Referring now to FIG. 2, an equivalent circuit of the ladder network used in the converter 10 is shown with each one of the transistors 16A-16L being represented by a single pole-double throw switch 16'-16L' and a pair of resistors representing the "on" or conducting resistance of each one of the pair of transistors 16A-16L, respectively. Further, transistors 22F-22K and transistor 24 are represented by the equivalent conducting resistances 22F'-22K' and 24', respectively. Still further, the switches 16A'-16L' are activated by bits B11 -B0 of the digital word to selectively couple current flowing through shunt resistors 14A-14L (FIG. 1) to either bus 23 or 25 selectively in accordance with the logical state of such bits B11 -B0 as discussed above in connection with FIG. 1. It is noted that the resistance of fixed resistors 14A-14L and 22 (FIG. 1) are each 2R ohms, here 20K ohms as noted above, the resistances of fixed resistors 20A-20K are R ohms, here 10K ohms. The conducting resistances of each one of the pairs of transistors 16A, 16B, 16C, 16D, 16E and 16F are Ra, 2 Ra, 4 Ra, 8 Ra, 16 Ra and 32 Ra, respectively, as indicated, here Ra being 20 ohms as noted above, and the conducting resistances of transistors 16G to 16L and transistor 24 are each 32 Ra, as indicated. The conducting resistances of transistors 22G-22K are each 16 Ra, as indicated. It is noted that current will flow from the reference voltage source through each one of the shunt resistors 14A to 14L (FIG. 1) to ground either through grounded bus 25 or through operational amplifier 21 and bus 23 regardless of the logical states of the bits B11 -B0. Current passing into terminal 41 is divided equally to ground through two paths (one path being through resistor 14L and the other being through resistor 22) because the resistances of each one of the paths are equal, here 32 Ra +2R ohms. It is noted that the total resistance between terminal 41 and ground is (32 Ra +2 R)/2 ohms. Therefore, current passing into terminal 40 also divides equally into two paths (one through resistor 20K and the other through resistor 14K) because the resistances of each one of the paths are equal, here (32 Ra +2 R) ohms. It is noted that the total resistance between terminal 40 and ground is (32 Ra +2 R)/2 ohms. Continuing, it will become evident that current passing through each one of the terminals 30-41 becomes equally divided into two paths, one path being through the shunt resistors 14A-14L connected to such terminals and the other through the series resistance means 12A-12K (and resistor 22) connected to such terminals. Therefore, if the total flow of current from the reference voltage source to terminal 30 is I=VREF /[R+(Ra /2)], the flow of current through shunt resistors 14A-14L will be I/2, I/4, I/8, I/16, I/32, I/64, I/128, I/256, I/512, I/1024, I/2048 and I/4096, respectively, and the flow of current through transistor 24 will also be I/4096 where I is here 1 milli-ampere. It follows then that the total flow of current through output bus 23 of the converter will be proportional to the magnitude of the digital word, B11 -B0 fed to the converter. Such current flow is converted to a corresponding voltage by the operational amplifier 21 made up of a differential amplifier having its +terminal connected to ground and its -termimal connected to the bus 23. The output EO of the amplifier 21 is connected to the -terminal thereof through a resistor 27, here R ohms, and a field effect transistor 29 biased to a conducting condition through a +V source, here 15 volts. The conducting resistance of transistor 29 is here Ra /2 ohms. Further, the transistor 29 is formed on the same single crystal body as the other transistors of the converter 10 and hence the transistor 29 are matched to the transistors in the pair of transistors 16A. It is noted, however, that the "on" or conducting resistances of transistors 16F to 16L are equal to each other, i.e., 32 Ra, and therefore the largest "on" resistance required for the switching transistors 16A-16L is here 640 ohms.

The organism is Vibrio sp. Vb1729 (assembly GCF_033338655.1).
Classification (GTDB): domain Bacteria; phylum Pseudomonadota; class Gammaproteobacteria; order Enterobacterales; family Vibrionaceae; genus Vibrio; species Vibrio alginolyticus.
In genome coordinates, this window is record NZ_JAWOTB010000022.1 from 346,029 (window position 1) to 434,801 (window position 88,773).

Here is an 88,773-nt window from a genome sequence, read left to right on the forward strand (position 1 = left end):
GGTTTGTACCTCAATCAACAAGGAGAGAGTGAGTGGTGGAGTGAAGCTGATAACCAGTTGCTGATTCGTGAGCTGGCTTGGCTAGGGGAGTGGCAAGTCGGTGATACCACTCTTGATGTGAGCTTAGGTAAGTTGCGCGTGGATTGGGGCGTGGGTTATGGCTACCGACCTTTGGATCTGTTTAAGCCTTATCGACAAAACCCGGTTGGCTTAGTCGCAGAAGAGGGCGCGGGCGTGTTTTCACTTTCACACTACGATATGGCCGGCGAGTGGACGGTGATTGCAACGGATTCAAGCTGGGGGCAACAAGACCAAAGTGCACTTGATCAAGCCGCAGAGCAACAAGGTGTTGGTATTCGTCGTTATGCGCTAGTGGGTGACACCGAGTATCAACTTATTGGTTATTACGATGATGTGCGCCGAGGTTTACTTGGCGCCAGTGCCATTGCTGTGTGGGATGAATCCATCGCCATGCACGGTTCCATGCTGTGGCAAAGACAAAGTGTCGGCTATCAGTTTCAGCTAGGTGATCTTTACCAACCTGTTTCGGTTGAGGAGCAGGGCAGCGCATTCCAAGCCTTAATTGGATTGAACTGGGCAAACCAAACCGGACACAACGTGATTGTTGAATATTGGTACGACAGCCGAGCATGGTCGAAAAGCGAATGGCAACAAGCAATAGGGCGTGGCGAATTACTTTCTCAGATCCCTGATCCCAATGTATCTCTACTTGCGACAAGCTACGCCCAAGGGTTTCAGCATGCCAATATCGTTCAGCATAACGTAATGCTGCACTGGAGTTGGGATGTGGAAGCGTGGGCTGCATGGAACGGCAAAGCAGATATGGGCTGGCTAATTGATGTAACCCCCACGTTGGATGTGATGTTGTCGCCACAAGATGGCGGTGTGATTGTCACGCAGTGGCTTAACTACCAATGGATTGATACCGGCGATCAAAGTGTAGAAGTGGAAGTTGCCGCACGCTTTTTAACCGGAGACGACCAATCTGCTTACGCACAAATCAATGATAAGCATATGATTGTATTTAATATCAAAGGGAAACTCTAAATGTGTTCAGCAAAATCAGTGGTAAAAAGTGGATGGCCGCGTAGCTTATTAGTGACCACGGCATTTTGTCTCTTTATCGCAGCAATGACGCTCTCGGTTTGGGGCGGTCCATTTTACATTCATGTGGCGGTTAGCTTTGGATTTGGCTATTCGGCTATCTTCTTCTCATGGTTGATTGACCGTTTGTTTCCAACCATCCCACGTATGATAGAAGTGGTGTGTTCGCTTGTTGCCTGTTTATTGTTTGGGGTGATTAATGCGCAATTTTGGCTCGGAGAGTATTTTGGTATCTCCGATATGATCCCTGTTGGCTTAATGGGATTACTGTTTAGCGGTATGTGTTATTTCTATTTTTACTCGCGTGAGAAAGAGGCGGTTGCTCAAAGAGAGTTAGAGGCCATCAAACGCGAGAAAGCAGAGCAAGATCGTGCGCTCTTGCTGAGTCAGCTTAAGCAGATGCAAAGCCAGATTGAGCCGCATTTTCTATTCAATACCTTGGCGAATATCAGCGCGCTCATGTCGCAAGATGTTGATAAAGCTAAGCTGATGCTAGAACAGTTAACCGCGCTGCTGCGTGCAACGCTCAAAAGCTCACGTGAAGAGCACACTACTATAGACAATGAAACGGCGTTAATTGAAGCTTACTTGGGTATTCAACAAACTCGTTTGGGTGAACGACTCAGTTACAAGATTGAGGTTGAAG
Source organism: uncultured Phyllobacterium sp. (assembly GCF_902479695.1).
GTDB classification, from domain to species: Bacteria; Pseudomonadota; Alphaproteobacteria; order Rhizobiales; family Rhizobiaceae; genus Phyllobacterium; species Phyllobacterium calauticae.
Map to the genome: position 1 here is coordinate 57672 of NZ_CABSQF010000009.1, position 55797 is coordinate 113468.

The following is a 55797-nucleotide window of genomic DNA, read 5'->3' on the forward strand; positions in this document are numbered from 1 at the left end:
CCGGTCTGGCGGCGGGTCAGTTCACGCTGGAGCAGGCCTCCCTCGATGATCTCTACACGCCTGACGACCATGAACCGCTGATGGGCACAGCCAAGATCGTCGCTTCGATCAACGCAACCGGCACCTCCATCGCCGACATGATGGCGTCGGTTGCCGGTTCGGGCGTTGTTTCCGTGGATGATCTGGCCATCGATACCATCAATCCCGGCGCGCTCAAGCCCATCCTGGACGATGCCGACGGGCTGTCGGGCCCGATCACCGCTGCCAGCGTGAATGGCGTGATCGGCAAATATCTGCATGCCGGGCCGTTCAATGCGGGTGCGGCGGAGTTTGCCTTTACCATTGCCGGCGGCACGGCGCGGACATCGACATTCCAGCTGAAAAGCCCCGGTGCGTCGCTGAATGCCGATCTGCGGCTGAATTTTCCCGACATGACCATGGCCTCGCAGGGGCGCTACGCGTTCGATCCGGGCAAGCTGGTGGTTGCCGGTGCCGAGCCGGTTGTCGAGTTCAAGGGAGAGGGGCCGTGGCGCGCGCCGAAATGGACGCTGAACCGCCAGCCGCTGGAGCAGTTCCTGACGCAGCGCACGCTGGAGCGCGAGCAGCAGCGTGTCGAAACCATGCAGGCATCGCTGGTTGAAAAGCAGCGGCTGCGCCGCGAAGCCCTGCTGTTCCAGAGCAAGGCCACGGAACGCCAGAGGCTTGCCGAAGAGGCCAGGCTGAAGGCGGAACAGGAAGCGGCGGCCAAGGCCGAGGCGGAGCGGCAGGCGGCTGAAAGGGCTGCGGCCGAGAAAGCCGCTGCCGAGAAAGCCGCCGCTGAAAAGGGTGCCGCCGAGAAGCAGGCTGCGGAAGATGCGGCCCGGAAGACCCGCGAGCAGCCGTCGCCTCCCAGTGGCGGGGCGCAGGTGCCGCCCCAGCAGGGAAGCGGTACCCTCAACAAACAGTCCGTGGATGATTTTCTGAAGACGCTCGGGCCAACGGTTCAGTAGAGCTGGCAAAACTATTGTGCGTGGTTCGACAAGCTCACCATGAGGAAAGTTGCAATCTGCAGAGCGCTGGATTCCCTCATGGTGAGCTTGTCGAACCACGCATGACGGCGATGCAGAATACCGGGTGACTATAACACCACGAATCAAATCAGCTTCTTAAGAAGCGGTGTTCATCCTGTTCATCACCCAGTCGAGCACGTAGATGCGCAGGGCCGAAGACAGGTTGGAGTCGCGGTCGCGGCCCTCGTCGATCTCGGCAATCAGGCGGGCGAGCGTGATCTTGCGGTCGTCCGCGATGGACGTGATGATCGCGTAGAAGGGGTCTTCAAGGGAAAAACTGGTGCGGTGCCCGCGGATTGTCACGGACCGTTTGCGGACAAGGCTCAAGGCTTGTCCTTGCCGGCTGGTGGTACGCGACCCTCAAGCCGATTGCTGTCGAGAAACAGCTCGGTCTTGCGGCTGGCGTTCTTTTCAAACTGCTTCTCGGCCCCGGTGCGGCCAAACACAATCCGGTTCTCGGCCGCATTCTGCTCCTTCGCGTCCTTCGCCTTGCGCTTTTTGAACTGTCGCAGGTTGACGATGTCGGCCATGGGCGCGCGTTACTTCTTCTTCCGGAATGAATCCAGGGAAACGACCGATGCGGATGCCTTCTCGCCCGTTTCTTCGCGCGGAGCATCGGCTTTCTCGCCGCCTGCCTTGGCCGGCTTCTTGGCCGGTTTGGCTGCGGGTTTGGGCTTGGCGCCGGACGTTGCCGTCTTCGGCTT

It is also noted that while the conducting resistance of a transistor is a function of the gate-to-source (or drain) voltage, transistors 22F-22K are inserted into the ladder network at points where the voltages at terminals 36-41 are only in the order of 1% (or less) of the gate voltage V, here 15 volts, and therefore there is little variation in the conducting resistance of the transistors 22F-22K where such transistors have matched characteristics.